Scoring the NavigationOptions

This occurs inside CalculateScores (Navigation.cpp:80) where we iterate all the NavigationOptions of all the NavigationRequests. For each option, we check if there is static collision using max_thrusts (max_thrusts is calculated before calcuating the map (and when modifing the map) and it contains the max thrust value this ship can issue in a determinated angle, due ship-planet and ship-docked_ship collisions). If there is a problem, score will be set to -99 if not, it will be delegated to GetPositionScore. GetPositionScore will calculate the score using the corresponding map cell information like this:

Basically, if we are avoiding enemies, we will prefer the option that have the less enemies in range next turn and then the closest one to the target. If we are attacking, first we check if the ships that can reach to this point are more than the enemy ships can reach and attack us. If thats possible, we'll maximize nextTurnEnemyShipsTakingDamage and then by proximity to the target.

Writing

Halite Message

Here is an example game.

I did this because it was simple to implement and it shouldn't have any impact on the game. Although I have to say that sometimes I time out doing this in very rare cases.

Writing things was possible only on won games so I first thought to write "GG" or something like that but it was too short and boring. I just ended up writing "HALITE" using ~45 ships.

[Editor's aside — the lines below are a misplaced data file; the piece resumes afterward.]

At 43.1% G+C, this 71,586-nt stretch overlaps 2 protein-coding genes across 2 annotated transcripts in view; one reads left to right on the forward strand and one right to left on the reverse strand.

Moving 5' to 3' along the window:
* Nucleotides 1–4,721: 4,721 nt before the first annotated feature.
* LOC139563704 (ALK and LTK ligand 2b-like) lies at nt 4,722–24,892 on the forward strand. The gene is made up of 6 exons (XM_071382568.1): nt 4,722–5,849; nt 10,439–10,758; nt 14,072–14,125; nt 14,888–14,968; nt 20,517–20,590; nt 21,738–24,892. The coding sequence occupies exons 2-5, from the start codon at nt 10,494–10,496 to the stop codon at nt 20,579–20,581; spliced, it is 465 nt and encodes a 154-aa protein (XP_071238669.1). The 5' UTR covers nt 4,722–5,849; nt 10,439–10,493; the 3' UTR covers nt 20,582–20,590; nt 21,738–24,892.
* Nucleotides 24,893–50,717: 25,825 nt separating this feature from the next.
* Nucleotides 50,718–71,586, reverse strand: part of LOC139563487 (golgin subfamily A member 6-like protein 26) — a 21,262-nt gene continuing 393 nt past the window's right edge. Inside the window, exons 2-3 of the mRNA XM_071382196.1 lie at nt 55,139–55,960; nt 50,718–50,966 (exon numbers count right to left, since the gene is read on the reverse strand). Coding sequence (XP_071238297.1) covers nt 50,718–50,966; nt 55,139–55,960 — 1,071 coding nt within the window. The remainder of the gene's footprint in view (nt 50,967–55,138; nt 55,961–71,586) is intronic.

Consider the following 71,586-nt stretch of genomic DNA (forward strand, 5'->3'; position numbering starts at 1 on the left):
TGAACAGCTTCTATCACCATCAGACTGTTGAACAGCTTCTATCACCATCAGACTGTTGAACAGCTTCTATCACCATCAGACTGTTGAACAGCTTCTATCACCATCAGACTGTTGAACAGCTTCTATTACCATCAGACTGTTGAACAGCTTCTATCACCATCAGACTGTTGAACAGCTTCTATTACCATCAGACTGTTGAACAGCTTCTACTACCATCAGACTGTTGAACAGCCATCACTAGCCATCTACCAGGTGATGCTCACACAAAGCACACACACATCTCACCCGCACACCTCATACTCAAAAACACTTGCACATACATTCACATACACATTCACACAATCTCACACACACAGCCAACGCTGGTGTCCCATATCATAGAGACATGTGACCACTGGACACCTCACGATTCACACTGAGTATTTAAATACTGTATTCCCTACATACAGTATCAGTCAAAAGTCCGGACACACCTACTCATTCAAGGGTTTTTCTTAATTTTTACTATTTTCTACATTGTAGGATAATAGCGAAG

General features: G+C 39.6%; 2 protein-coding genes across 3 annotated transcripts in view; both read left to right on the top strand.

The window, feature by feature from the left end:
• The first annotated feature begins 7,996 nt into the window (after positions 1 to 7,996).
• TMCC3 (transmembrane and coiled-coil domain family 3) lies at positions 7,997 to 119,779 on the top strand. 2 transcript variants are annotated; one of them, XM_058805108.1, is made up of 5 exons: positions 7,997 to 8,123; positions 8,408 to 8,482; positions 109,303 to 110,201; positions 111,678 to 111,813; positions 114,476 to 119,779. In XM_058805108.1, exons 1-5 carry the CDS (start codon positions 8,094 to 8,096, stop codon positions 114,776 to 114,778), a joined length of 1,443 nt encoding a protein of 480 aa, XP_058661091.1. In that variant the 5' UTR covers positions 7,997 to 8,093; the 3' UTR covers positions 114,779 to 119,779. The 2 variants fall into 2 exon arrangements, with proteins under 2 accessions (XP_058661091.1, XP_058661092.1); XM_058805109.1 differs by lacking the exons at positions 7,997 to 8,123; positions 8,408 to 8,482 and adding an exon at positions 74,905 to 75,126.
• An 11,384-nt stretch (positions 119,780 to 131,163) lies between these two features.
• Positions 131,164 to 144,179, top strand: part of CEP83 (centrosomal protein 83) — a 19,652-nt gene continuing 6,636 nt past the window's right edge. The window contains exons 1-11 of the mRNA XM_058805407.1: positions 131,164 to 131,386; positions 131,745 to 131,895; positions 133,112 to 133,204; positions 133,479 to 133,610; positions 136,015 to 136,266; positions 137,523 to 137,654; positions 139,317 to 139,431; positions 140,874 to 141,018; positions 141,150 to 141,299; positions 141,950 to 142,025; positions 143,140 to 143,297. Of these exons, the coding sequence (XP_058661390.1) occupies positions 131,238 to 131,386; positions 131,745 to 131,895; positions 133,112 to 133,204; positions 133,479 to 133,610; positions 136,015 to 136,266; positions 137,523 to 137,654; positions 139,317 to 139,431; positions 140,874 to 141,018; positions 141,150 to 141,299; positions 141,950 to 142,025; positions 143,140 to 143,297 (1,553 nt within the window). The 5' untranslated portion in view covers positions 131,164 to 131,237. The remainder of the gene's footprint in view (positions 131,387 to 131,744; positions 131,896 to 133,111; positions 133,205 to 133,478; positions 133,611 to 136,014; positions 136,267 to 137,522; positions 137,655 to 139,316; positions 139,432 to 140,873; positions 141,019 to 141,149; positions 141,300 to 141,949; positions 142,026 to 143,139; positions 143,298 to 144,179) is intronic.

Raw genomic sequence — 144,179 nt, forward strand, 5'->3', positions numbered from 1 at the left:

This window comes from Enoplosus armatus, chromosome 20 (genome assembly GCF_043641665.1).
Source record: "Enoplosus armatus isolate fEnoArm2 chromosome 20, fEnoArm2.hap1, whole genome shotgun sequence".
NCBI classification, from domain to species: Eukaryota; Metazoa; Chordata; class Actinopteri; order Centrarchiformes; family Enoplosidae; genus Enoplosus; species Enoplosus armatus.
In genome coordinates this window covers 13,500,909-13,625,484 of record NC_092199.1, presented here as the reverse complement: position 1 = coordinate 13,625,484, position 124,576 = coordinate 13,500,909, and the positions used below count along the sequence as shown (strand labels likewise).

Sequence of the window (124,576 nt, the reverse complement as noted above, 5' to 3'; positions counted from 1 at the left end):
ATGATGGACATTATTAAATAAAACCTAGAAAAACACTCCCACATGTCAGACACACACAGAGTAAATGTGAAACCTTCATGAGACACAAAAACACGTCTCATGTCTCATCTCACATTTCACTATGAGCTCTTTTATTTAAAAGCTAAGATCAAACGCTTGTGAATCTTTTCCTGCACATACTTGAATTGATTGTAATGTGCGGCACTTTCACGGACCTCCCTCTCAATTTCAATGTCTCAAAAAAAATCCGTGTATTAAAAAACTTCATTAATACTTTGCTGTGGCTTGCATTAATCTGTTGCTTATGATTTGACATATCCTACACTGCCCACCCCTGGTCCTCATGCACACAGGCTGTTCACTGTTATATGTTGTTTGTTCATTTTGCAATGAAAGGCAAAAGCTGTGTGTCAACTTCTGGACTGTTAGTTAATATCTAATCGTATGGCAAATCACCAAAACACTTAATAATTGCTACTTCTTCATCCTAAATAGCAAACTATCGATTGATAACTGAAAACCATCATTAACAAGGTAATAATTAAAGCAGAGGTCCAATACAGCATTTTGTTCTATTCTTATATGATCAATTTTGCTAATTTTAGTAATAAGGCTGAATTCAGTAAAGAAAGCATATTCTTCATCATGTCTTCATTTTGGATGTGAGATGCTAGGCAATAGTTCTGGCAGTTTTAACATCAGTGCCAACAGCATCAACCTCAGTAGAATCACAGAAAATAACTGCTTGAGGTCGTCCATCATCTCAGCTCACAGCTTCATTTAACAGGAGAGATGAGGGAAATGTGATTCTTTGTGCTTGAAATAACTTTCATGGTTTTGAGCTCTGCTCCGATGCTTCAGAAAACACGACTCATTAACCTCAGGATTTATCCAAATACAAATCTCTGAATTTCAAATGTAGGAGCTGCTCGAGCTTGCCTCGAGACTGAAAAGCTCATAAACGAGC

The most "complicated" part was to write the coordinates of each point that form the letters (which you can find in Instance.cpp:584) after that it was trivial just add a new task type and lower down the priority.

To know where to position the message I just use a nice bruteforce algorithm (Instance.cpp:54) using the map to find the 140x22 rect closest to the center where no solid objects exists.

To start writing the message I detect that the game is won like this:

// we should have at least 90 ships
if (myShips > 90) {
  // we own the 85% of the planets or all the planets - 1
  if(myPlanets / totalPlanets > 0.85 || myPlanets >= totalPlanets -1)
    // we won, start writing
  }
}
Once we start writing ship docking is disabled 25 turns so we can give it some time to the ships to write the message.

Debugging

Logging

The most important way to debug the bot. I tried to log everyting that generates a big decision on the game, like task assignment or target location selections. At the end it doesn't matter what I log because I disable it with a flag during compilation (Log.cpp:21).

A Stopwatch

To measure the time each of my functions were taking I created a simple Stopwatch class (Instance.hpp:17) and use it like this:

{
  Stopwatch s("Clear and fill the map");
  map->ClearMap();
  map->FillMap();
}

So when the Stopwatch object gets out of scope it measure the time between its instantiation and its destruction. Then at the end of the turn I get something like this:

Clear and fill the map: 42ms

Chlorine

Chlorine created by fohristiwhirl was the most important debugging tool I had. I contributed by adding zoom to it. Then I used it to inspect in detail the micro-movements of top players.

I modified it a bit so I could draw some important ranges apart from the ATTACK_RADIUS that was there already. Here is a pic:

ChlorineRanges

The ranges displayed are:

With this and watching a lot of replays I managed to build my map grid and my entire combat strategy.

Thanks

Thanks everyone in Two Sigma for creating this awesome competition. I wasn't here for Halite 1 but definitely I'll be here for the Halite 3, 4...
Thanks to fohristiwhirl for creating Chlorine it really helped me a lot.
Also we had an awesome community on the Discord server, hope to see them next Halite again!